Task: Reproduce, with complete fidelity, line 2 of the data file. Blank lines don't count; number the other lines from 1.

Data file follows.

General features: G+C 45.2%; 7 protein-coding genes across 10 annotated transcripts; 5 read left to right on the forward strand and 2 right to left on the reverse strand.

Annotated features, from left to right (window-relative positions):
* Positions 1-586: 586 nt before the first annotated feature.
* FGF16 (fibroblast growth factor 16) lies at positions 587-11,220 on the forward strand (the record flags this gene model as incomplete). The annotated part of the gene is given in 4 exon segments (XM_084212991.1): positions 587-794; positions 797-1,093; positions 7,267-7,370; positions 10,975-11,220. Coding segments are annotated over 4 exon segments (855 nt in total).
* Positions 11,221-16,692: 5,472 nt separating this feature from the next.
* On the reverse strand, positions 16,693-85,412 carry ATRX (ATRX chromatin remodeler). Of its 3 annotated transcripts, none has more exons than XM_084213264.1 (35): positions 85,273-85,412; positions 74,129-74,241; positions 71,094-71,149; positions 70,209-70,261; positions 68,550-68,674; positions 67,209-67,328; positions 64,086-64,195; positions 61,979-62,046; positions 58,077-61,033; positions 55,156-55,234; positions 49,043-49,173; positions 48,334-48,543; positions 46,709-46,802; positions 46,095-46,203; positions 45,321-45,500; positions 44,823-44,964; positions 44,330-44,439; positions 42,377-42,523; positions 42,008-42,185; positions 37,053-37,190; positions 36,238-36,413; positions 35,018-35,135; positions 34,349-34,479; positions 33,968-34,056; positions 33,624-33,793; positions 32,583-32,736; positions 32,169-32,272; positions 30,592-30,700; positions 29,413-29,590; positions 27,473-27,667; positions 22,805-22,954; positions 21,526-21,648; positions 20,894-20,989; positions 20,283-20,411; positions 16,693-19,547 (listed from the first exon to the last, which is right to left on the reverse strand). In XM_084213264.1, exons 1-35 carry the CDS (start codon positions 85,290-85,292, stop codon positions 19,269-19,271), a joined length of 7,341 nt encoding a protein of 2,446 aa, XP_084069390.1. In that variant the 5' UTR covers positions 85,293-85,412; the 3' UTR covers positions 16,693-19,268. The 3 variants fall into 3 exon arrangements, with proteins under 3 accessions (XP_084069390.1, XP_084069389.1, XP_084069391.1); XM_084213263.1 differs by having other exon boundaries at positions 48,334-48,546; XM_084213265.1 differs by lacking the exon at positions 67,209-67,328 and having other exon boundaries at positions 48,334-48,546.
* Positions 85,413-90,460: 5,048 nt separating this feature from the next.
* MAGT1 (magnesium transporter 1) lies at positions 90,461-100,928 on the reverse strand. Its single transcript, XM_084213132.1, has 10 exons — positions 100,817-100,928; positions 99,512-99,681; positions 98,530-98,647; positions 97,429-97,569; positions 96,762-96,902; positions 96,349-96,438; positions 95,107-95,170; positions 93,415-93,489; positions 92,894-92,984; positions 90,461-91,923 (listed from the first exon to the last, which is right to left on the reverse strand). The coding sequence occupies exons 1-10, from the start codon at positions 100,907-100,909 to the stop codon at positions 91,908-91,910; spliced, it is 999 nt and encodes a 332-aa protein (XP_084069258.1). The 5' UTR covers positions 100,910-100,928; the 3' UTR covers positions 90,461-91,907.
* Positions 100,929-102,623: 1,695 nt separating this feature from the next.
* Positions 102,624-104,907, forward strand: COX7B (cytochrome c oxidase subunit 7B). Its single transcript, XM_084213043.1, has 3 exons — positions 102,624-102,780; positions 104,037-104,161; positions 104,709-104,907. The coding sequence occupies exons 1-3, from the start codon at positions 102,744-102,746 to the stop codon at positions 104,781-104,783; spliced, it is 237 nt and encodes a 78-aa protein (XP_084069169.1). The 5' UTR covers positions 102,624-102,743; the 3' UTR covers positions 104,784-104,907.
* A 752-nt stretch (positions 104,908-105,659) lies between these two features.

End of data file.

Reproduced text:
Annotated features, from left to right (window-relative positions):